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Human rights and fight against terrorism

Motion for a resolution | Doc. 11973 | 30 June 2009

Lord Tim BOSWELL, United Kingdom, EDG ; Ms Sirpa ASKO-SELJAVAARA, Finland, EPP/CD ; Mr Luc Van den BRANDE, Belgium, EPP/CD ; Lord David CHIDGEY, United Kingdom ; Mr Mátyás EÖRSI, Hungary, ALDE ; Mr Nigel EVANS, United Kingdom ; Mr Andreas GROSS, Switzerland, SOC ; Mr Mike HANCOCK, United Kingdom, ALDE ; Mr Jean HUSS, Luxembourg, SOC ; Mr Haluk KOÇ, Turkey, SOC ; Mr Tiny KOX, Netherlands, UEL ; Ms Yuliya L'OVOCHKINA, Ukraine ; Mr Denis MacSHANE, United Kingdom ; Ms Liliane MAURY PASQUIER, Switzerland, SOC ; Sir Alan MEALE, United Kingdom, SOC ; Mr Mark OATEN, United Kingdom ; Mr Paul ROWEN, United Kingdom, ALDE ; Mr Samad SEYIDOV, Azerbaijan, EDG ; Mr Luca VOLONTÈ, Italy, EPP/CD ; Mr David WILSHIRE, United Kingdom, EDG

The Assembly will not condone or tolerate the commission of acts of terrorism against its peoples but is always mindful of the need always to assert and maintain vigilance in its commitment to human rights, democracy and the rule of law, and conscious that any derogation from these principles in the interests of combating terrorism and maintaining public safety should be strictly limited. It therefore welcomes the tone taken by the International Commission of Jurists on its recent report “Assessing Damage, Urging Action”.

The Assembly calls on member states to note:

  • the current legal framework under the European Convention on Human Rights, permitting some temporary and proportionate alleviation or even suspension of specific rights is sufficiently adaptable to counter any current or future threats;
  • there is a danger that temporary measures, even if felt necessary at the time, become permanent when the original circumstances are no longer applicable;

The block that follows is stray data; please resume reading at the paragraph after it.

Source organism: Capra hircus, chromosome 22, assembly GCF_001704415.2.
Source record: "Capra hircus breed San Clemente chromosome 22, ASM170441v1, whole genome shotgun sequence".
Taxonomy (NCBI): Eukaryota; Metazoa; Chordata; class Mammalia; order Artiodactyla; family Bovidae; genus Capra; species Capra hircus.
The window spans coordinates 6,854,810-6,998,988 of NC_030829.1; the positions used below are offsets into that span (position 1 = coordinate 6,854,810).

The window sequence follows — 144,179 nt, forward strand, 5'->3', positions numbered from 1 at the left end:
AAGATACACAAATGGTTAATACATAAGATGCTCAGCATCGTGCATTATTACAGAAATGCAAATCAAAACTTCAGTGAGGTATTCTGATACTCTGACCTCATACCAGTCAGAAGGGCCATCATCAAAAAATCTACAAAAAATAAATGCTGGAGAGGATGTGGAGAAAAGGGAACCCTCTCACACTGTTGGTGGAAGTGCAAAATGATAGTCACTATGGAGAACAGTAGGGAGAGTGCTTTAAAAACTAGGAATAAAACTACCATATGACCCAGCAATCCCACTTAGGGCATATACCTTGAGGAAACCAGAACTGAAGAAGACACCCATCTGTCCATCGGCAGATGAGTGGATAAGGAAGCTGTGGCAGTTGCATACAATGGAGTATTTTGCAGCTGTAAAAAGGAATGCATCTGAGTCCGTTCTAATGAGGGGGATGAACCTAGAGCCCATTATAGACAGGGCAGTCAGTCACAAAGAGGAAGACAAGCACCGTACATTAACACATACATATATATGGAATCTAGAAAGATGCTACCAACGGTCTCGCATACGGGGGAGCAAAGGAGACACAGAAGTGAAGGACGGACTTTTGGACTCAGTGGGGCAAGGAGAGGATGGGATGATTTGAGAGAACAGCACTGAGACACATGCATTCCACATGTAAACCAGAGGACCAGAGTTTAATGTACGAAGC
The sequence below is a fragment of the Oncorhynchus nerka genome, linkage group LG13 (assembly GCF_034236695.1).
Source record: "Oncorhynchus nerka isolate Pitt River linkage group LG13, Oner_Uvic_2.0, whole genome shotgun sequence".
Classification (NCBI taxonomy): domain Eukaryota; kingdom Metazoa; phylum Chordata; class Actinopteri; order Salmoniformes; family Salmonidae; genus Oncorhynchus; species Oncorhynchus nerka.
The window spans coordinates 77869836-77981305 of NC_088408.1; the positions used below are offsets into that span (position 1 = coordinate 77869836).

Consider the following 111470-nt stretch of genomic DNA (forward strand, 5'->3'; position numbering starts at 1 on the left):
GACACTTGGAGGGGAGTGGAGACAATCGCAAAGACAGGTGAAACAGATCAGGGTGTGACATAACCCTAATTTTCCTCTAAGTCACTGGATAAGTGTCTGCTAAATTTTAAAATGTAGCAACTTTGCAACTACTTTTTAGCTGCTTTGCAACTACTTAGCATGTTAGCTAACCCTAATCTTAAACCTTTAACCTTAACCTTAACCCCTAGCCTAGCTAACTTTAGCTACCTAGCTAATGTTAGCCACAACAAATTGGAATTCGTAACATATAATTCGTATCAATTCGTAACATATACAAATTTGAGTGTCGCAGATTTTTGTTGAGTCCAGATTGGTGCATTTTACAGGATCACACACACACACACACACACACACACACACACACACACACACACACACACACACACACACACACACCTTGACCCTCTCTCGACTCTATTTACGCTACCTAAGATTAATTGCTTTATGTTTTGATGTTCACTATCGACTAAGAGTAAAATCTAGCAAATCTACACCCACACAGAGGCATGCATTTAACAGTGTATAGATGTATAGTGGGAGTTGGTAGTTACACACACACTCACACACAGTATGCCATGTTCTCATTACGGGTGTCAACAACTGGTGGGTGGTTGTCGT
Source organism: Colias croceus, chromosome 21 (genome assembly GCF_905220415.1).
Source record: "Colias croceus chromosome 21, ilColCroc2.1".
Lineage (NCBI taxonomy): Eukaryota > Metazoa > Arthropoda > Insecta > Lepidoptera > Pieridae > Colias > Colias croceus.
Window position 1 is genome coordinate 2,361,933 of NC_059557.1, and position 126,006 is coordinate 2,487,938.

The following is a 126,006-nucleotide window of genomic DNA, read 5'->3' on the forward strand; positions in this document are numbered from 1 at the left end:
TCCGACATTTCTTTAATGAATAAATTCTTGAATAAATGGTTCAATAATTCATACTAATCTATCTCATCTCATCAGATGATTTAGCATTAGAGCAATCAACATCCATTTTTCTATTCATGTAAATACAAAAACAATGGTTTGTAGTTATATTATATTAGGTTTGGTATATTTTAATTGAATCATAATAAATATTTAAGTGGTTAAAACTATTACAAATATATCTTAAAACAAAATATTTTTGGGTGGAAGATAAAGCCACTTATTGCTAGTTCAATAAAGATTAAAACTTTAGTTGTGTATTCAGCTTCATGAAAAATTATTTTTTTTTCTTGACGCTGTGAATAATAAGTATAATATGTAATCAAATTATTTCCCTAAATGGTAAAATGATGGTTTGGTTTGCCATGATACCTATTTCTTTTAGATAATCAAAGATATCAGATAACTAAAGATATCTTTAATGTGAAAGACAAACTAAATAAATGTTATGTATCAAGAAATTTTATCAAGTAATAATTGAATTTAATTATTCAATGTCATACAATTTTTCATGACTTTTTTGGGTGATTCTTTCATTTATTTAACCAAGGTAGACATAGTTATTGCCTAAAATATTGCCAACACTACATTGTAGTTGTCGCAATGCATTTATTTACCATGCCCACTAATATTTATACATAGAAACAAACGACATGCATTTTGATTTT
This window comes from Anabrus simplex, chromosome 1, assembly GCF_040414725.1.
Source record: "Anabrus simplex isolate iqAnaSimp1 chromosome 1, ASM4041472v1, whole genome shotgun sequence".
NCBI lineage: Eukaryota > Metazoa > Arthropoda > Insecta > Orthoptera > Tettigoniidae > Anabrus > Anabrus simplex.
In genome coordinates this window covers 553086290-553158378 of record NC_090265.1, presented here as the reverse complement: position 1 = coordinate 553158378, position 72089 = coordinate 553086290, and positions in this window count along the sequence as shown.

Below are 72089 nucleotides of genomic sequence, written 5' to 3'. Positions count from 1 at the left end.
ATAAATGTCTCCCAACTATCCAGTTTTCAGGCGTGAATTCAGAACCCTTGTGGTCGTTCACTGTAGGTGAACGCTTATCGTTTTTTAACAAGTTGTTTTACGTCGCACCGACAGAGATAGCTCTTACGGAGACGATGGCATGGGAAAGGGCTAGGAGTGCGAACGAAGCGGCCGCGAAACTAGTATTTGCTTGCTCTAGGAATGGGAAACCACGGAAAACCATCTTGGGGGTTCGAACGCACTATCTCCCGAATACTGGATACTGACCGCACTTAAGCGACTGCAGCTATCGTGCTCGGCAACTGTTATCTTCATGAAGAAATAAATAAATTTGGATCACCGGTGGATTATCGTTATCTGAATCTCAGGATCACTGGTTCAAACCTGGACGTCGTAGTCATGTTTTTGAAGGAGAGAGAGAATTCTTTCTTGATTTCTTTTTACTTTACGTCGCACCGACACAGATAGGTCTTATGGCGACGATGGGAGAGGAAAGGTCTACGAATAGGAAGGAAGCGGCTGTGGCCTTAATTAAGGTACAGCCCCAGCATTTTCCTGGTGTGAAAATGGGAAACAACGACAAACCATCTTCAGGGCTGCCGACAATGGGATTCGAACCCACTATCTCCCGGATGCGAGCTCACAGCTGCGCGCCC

• that it is extremely difficult to reinstate human rights protections once lost or diminished;
  • that the concept of a war on terror is misleading and unhelpful, in that it is the rights of civil victims which are challenged by terrorism and that terrorist crimes do not equate to acts of war.

The Assembly urges member states to:

  • confine actions against terrorism to measures that are only necessary, reasonable and proportionate;
  • not operate by proxy, depending on third parties to carry out acts, including extraordinary rendition and torture which are clearly wholly incompatible with the Convention and our universal values and should not admit evidence obtained by this means into their courts;
  • avoid the use of immigration law as a substitute for criminal law and that any process of administrative detention should be granted only after the judicial process and be reviewed regularly;
  • take steps to ensure that the work and actions of intelligence agencies are fully compatible with human rights law;
  • avoid the abuse of administrative listing process and make sure that any listing process is strictly time limited and is undertaken with due regard to effective remedies to allow decisions to be contested.

The Assembly asks its relevant Committee to initiate a process of stocktaking to identify breaches of these principles, to repudiate violations of human rights which have occurred in consequence and to articulate the primacy of international law, with particular regard to the importance of humanitarian issues and those of the human rights of individuals.